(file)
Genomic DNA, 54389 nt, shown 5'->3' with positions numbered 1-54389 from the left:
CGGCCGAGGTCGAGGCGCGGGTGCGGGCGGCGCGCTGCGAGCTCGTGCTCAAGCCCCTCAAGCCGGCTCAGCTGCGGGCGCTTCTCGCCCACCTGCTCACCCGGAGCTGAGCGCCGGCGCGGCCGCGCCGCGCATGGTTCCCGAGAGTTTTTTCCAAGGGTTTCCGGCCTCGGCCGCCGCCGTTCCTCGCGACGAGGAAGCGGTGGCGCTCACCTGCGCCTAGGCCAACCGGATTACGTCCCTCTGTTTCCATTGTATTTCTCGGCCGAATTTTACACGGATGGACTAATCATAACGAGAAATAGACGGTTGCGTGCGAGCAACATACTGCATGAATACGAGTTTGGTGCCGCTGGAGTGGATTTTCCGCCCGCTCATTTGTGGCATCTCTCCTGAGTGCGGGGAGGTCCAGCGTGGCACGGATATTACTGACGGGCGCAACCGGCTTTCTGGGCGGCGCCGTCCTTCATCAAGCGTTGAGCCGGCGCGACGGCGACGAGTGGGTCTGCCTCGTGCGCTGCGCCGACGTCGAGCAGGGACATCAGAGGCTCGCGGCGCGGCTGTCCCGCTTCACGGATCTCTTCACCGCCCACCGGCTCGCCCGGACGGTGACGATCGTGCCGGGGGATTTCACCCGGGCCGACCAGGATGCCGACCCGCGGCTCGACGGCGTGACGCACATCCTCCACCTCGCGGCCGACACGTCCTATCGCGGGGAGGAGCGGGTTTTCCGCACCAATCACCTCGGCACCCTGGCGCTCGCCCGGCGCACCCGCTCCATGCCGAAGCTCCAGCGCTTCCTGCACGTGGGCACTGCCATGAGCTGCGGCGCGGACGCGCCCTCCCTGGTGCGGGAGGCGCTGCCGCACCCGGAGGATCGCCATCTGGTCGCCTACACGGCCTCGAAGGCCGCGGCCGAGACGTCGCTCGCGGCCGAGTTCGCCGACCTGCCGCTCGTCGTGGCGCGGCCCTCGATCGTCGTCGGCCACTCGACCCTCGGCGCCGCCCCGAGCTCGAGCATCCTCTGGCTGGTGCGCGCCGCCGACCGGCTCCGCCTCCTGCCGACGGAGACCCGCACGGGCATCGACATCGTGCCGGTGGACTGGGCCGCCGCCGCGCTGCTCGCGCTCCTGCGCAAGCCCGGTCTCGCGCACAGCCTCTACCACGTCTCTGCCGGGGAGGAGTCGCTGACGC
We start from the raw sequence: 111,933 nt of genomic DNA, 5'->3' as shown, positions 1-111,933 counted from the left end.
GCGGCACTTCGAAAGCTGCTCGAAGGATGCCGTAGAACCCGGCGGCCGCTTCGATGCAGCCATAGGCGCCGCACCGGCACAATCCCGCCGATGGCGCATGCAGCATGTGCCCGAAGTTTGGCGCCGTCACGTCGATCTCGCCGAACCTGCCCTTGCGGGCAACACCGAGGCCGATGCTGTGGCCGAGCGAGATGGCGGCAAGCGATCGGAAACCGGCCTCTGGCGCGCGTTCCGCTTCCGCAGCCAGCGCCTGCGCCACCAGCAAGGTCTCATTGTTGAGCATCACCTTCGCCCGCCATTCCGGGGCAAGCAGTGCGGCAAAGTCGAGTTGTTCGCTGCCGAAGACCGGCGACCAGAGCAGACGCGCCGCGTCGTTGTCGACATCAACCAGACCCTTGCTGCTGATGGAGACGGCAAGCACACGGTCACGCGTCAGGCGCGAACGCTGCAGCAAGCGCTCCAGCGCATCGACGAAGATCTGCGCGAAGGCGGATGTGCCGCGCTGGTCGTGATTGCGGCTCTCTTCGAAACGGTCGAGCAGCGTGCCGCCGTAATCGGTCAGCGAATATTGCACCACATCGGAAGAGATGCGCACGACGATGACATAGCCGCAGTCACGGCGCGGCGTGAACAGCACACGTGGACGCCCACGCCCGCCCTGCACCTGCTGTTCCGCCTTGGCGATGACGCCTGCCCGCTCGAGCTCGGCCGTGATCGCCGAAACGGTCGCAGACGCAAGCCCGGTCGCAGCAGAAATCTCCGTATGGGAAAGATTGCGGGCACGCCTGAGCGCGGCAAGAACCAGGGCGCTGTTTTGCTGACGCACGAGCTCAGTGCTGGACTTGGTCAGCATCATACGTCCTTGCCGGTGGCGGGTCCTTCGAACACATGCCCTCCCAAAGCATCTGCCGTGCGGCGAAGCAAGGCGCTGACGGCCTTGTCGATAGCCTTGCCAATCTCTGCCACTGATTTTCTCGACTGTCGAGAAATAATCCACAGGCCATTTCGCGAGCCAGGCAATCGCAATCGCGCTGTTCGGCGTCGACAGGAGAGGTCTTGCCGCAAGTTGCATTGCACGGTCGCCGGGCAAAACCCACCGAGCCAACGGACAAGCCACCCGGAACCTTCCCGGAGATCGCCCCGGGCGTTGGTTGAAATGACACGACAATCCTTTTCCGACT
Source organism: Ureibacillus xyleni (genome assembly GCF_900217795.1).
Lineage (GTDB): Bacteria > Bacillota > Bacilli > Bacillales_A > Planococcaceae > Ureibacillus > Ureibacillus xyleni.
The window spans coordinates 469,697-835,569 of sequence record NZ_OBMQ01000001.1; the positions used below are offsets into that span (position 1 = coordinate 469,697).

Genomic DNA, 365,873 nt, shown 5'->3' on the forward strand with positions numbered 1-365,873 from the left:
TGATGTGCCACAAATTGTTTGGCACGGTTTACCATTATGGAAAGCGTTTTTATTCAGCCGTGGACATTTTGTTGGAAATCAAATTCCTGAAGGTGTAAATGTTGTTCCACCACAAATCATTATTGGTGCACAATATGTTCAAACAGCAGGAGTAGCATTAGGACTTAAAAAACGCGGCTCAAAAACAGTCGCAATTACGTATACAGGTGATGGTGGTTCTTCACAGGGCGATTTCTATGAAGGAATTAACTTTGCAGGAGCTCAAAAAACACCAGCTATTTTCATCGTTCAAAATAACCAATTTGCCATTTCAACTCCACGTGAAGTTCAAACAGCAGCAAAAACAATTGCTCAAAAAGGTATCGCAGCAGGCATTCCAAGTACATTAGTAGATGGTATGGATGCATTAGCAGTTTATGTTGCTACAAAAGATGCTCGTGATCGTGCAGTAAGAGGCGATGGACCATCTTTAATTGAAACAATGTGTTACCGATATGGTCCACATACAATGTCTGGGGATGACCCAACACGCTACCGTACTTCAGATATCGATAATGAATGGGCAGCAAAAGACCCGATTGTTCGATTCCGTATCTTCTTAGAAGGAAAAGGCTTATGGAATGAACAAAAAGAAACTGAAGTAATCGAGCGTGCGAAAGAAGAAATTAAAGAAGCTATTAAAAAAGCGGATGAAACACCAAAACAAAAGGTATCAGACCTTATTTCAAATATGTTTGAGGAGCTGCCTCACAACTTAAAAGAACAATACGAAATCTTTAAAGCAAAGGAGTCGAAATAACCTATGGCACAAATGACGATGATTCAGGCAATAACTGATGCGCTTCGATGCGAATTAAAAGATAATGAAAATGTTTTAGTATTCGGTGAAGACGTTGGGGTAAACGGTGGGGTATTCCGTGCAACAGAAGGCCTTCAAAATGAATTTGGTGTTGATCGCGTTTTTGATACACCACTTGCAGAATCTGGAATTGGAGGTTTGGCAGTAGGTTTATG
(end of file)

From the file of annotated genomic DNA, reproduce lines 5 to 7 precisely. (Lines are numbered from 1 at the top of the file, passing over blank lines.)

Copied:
Source organism: Ureibacillus xyleni (genome assembly GCF_900217795.1).
Lineage (GTDB): Bacteria > Bacillota > Bacilli > Bacillales_A > Planococcaceae > Ureibacillus > Ureibacillus xyleni.
The window spans coordinates 469,697-835,569 of sequence record NZ_OBMQ01000001.1; the positions used below are offsets into that span (position 1 = coordinate 469,697).